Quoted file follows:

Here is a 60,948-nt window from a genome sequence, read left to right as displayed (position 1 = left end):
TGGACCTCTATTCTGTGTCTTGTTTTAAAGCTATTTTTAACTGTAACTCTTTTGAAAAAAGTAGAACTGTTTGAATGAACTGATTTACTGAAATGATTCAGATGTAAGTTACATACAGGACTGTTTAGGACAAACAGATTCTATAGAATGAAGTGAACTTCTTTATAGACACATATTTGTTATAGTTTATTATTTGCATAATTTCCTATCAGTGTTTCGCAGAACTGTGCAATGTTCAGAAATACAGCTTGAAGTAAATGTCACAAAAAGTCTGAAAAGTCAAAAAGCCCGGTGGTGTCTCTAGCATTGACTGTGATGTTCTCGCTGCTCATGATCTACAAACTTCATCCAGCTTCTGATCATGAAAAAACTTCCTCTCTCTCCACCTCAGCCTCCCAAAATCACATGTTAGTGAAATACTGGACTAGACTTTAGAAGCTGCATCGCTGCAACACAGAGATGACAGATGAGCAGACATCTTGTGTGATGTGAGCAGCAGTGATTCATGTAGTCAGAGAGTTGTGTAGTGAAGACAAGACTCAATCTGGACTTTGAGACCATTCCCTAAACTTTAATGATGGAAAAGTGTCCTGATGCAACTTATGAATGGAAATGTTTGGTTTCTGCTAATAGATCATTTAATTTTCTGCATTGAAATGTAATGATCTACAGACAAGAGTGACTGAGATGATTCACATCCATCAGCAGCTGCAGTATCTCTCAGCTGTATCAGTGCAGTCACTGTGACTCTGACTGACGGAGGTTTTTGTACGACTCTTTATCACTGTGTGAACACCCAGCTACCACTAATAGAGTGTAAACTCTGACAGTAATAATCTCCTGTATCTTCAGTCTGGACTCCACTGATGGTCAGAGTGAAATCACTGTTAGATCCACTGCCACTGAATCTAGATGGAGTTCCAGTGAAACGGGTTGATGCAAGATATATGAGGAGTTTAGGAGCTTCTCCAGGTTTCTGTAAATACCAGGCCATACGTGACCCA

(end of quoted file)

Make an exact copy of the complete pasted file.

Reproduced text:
Here is a 60,948-nt window from a genome sequence, read left to right as displayed (position 1 = left end):
TGGACCTCTATTCTGTGTCTTGTTTTAAAGCTATTTTTAACTGTAACTCTTTTGAAAAAAGTAGAACTGTTTGAATGAACTGATTTACTGAAATGATTCAGATGTAAGTTACATACAGGACTGTTTAGGACAAACAGATTCTATAGAATGAAGTGAACTTCTTTATAGACACATATTTGTTATAGTTTATTATTTGCATAATTTCCTATCAGTGTTTCGCAGAACTGTGCAATGTTCAGAAATACAGCTTGAAGTAAATGTCACAAAAAGTCTGAAAAGTCAAAAAGCCCGGTGGTGTCTCTAGCATTGACTGTGATGTTCTCGCTGCTCATGATCTACAAACTTCATCCAGCTTCTGATCATGAAAAAACTTCCTCTCTCTCCACCTCAGCCTCCCAAAATCACATGTTAGTGAAATACTGGACTAGACTTTAGAAGCTGCATCGCTGCAACACAGAGATGACAGATGAGCAGACATCTTGTGTGATGTGAGCAGCAGTGATTCATGTAGTCAGAGAGTTGTGTAGTGAAGACAAGACTCAATCTGGACTTTGAGACCATTCCCTAAACTTTAATGATGGAAAAGTGTCCTGATGCAACTTATGAATGGAAATGTTTGGTTTCTGCTAATAGATCATTTAATTTTCTGCATTGAAATGTAATGATCTACAGACAAGAGTGACTGAGATGATTCACATCCATCAGCAGCTGCAGTATCTCTCAGCTGTATCAGTGCAGTCACTGTGACTCTGACTGACGGAGGTTTTTGTACGACTCTTTATCACTGTGTGAACACCCAGCTACCACTAATAGAGTGTAAACTCTGACAGTAATAATCTCCTGTATCTTCAGTCTGGACTCCACTGATGGTCAGAGTGAAATCACTGTTAGATCCACTGCCACTGAATCTAGATGGAGTTCCAGTGAAACGGGTTGATGCAAGATATATGAGGAGTTTAGGAGCTTCTCCAGGTTTCTGTAAATACCAGGCCATACGTGACCCA